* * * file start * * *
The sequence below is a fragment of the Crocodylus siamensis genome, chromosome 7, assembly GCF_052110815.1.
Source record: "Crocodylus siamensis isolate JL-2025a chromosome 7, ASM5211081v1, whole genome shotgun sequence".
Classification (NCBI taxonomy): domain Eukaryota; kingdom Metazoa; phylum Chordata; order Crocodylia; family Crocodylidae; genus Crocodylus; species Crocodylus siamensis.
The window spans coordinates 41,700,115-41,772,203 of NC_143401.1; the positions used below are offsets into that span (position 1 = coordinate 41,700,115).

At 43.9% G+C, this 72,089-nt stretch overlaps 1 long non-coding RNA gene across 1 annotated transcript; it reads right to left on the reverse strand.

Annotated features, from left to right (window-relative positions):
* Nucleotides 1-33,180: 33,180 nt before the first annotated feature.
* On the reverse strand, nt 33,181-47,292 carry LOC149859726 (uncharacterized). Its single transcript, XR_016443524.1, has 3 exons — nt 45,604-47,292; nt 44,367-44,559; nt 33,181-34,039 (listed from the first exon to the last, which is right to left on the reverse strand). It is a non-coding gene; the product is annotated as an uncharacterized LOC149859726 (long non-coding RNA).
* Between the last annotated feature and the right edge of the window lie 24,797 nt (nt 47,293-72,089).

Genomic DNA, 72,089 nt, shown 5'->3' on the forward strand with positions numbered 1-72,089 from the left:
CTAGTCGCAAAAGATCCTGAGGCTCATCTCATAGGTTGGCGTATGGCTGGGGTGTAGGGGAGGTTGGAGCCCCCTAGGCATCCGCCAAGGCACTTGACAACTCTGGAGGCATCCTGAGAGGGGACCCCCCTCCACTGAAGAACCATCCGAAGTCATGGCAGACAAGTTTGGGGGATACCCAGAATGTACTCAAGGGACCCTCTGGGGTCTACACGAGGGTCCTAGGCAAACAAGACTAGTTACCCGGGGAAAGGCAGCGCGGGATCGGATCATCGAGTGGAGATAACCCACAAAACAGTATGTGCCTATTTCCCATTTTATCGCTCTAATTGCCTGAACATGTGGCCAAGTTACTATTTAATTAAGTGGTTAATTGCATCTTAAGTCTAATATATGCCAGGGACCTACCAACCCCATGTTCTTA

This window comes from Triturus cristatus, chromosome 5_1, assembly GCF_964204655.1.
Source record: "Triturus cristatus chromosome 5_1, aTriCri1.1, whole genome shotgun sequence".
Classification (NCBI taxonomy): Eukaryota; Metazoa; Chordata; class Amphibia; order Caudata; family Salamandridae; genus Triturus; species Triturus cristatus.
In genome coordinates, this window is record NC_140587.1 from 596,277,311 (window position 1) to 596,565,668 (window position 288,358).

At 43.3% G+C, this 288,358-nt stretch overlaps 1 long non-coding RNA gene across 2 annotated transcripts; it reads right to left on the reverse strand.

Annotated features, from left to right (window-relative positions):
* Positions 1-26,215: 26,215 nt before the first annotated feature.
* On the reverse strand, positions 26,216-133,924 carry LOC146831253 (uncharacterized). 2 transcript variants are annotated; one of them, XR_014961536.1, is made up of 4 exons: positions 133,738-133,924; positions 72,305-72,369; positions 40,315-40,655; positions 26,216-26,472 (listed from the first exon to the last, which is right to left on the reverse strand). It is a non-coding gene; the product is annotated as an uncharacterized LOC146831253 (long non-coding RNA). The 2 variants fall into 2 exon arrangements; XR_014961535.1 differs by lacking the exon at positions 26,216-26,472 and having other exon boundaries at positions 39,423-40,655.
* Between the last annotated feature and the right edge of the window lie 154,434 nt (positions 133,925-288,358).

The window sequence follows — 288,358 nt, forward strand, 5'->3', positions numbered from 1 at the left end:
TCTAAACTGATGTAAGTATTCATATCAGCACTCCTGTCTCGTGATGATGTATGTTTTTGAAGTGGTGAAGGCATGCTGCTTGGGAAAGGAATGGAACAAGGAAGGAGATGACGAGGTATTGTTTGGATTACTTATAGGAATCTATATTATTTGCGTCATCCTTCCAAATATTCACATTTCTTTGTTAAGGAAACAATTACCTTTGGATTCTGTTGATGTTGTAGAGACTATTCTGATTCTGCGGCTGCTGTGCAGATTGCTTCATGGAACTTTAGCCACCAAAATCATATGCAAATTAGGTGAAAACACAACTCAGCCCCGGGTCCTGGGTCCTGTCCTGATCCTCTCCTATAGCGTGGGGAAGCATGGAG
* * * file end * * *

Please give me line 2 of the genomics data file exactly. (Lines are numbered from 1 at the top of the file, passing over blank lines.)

Source record: "Crocodylus siamensis isolate JL-2025a chromosome 7, ASM5211081v1, whole genome shotgun sequence".